Business Litigation Lawyer
Business tortious interference, often referred to as tortious interference with business relations or tortious interference with contractual relations, is a legal concept that refers to the intentional and unjustified interference by a third party in another party’s business relationships, contracts, or economic interests. This interference is generally aimed at causing harm or disruption to the business operations, contractual agreements, or economic benefits of the affected party.
As an experienced business litigation lawyer – including those who practice at Eric Siegel Law – can explain in greater detail, to prove tortious interference, certain elements need to be established, and the plaintiff must demonstrate that the interference was wrongful and resulted in damages.
Elements of Business Tortious Interference
To establish a claim of business tortious interference, the plaintiff typically needs to demonstrate the following elements:
Existence of a Valid Relationship or Contract: The plaintiff must show that there was an existing business relationship or valid contractual arrangement between the plaintiff and a third party. This relationship could involve an existing contract, ongoing business dealings, or other forms of established economic relationships.
Awareness of the Relationship or Contract: The defendant must have been aware of the existence of the business relationship or contract between the plaintiff and the third party. Mere awareness is not sufficient; the interference must be intentional.
Intentional Interference: The defendant’s actions must have been intentional and purposeful, aimed at disrupting or harming the business relationship or contract. Negligent or accidental interference is generally not sufficient to establish tortious interference.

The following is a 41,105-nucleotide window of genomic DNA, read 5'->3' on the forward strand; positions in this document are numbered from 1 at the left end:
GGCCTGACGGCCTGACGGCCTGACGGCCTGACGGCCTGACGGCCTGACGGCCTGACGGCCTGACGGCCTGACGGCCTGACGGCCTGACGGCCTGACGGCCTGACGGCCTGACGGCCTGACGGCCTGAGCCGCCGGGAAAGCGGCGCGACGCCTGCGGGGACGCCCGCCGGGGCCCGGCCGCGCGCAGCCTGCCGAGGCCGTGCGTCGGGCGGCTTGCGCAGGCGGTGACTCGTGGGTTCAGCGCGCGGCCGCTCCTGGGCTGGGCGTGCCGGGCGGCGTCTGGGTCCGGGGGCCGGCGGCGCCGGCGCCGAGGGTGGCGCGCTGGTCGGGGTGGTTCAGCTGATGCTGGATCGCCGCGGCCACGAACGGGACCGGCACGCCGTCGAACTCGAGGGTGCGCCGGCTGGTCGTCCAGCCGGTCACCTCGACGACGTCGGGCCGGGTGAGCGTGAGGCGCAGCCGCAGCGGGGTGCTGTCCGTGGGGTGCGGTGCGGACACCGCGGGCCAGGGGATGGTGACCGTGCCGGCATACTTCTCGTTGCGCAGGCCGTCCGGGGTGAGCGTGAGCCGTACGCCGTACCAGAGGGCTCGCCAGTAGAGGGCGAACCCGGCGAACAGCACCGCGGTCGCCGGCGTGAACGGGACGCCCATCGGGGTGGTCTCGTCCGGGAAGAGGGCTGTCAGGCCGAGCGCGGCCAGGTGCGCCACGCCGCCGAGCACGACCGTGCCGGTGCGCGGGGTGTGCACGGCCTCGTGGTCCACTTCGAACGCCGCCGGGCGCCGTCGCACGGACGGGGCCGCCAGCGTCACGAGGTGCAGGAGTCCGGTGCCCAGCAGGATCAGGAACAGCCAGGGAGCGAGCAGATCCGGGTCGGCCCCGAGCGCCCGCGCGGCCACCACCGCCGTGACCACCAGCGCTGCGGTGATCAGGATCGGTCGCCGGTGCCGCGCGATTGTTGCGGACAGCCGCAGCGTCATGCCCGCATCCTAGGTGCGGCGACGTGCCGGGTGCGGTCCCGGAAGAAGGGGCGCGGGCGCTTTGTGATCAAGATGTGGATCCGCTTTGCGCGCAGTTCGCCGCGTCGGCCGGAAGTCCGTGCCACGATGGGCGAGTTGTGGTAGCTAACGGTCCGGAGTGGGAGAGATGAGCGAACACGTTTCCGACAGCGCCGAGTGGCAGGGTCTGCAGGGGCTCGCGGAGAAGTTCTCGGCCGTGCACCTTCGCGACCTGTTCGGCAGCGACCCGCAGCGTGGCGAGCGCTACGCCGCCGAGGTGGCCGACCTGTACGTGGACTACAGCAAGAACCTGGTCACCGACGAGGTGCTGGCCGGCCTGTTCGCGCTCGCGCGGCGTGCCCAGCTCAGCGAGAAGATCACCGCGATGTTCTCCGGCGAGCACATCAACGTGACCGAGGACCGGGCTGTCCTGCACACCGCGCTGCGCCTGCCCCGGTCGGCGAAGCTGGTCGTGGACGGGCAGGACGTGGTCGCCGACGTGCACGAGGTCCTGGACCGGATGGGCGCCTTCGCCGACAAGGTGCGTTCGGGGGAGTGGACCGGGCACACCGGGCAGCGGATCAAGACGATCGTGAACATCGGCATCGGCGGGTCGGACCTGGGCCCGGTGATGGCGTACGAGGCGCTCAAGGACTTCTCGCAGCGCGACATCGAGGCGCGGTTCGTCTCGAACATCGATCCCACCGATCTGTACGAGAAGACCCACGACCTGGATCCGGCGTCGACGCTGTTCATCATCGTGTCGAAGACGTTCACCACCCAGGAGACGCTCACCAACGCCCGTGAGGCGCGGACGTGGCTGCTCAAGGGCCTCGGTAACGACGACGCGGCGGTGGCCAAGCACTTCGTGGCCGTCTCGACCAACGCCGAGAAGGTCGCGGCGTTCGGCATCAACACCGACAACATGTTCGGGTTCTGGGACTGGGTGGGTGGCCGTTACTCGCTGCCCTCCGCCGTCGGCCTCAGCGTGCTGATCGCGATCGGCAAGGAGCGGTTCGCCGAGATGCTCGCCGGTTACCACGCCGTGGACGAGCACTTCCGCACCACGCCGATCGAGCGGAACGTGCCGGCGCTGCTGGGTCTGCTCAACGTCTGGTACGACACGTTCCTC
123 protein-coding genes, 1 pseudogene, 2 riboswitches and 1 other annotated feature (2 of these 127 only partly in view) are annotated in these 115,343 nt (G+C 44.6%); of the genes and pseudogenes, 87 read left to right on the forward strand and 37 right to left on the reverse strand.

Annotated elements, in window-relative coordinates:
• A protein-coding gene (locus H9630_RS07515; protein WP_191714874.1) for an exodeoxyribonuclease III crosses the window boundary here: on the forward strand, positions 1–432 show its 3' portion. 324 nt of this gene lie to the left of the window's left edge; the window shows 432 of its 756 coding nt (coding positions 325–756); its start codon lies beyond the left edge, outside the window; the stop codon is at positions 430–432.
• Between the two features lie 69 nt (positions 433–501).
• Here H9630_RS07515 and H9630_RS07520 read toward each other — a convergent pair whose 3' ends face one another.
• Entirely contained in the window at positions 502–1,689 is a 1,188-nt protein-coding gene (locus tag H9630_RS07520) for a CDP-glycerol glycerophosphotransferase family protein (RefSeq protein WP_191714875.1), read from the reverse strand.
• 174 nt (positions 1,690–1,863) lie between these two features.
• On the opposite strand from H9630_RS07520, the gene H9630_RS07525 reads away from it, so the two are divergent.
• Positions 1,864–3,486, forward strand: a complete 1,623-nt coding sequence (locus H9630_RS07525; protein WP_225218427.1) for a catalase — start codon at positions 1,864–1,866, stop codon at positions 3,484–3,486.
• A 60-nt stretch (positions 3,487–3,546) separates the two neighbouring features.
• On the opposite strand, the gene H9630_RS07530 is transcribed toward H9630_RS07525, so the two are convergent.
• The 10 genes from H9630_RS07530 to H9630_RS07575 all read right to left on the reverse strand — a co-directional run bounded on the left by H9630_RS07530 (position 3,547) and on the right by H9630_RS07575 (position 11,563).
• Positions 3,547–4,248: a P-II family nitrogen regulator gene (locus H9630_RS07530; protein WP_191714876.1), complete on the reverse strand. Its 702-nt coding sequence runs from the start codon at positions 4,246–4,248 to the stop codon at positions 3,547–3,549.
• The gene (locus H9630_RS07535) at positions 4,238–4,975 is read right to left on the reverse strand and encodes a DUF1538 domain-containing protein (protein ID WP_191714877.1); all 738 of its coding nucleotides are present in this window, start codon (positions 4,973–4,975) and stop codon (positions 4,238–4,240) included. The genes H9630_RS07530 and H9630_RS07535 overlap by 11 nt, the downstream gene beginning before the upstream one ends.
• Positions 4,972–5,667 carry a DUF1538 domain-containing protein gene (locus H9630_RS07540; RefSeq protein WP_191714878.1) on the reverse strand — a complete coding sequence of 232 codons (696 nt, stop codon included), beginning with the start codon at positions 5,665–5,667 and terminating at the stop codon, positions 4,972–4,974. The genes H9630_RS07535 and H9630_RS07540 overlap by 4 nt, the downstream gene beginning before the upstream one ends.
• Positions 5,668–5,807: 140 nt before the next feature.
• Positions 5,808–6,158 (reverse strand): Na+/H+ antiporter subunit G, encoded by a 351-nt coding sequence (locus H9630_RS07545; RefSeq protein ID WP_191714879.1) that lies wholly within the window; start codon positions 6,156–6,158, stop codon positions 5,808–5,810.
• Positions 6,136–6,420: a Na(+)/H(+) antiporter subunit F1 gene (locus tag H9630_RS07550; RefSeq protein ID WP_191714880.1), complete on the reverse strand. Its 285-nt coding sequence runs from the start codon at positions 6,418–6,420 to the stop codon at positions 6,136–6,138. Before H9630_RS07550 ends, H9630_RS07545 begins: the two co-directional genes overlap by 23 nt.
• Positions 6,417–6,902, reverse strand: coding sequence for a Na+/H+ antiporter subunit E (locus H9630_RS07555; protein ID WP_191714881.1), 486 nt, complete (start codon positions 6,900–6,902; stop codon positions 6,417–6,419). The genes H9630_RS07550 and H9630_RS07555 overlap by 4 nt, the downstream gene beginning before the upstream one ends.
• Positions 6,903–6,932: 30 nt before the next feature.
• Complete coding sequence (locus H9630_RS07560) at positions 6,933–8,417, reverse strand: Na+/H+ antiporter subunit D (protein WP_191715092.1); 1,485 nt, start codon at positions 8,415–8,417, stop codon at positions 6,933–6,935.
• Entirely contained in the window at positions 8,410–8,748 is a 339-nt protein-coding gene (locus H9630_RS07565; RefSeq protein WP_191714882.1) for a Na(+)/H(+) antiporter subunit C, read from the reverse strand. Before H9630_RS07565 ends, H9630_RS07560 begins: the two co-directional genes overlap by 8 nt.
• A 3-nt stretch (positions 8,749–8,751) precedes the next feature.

Improper Motive: The interference must be motivated by improper motives or conducted with malice. Malicious intent might involve actions to gain a competitive advantage, harm the plaintiff, or advance the defendant’s own interests.
Causation and Damages: The plaintiff must show that the defendant’s interference directly caused damage or harm to the plaintiff’s business relationship or contractual arrangement. Damages could include financial losses, lost opportunities, or reputational harm.
Examples and Defenses in Business Tortious Interference
Examples of business tortious interference can vary widely and may include scenarios such as:
A competitor spreading false information about a company’s products to customers, causing a decline in sales.
A supplier pressuring a manufacturer’s customers not to buy from them, leading to a loss of business.
A third party inducing an employee to breach their employment contract with their current employer and join a rival company.
Defenses that might be raised in response to a business tortious interference claim include:
Justification or Privilege: If the defendant had a valid reason or legal justification for interfering in the business relationship, they might argue that their actions were justified.
Freedom of Speech or Competition: In some cases, defendants might argue that their actions were protected under the principles of free speech or healthy competition. However, this defense might not hold if their actions went beyond legitimate competitive practices.
No Intentional Interference: If the interference was not intentional or was purely accidental, the defendant might argue that they did not meet the necessary elements for a tortious interference claim.
Business tortious interference cases can be complex, as they involve assessing the intent, motivations, and consequences of a third party’s actions on a business relationship or contract. Legal advice from experienced attorneys is crucial for both plaintiffs and defendants involved in such cases to understand their rights, obligations, and potential outcomes.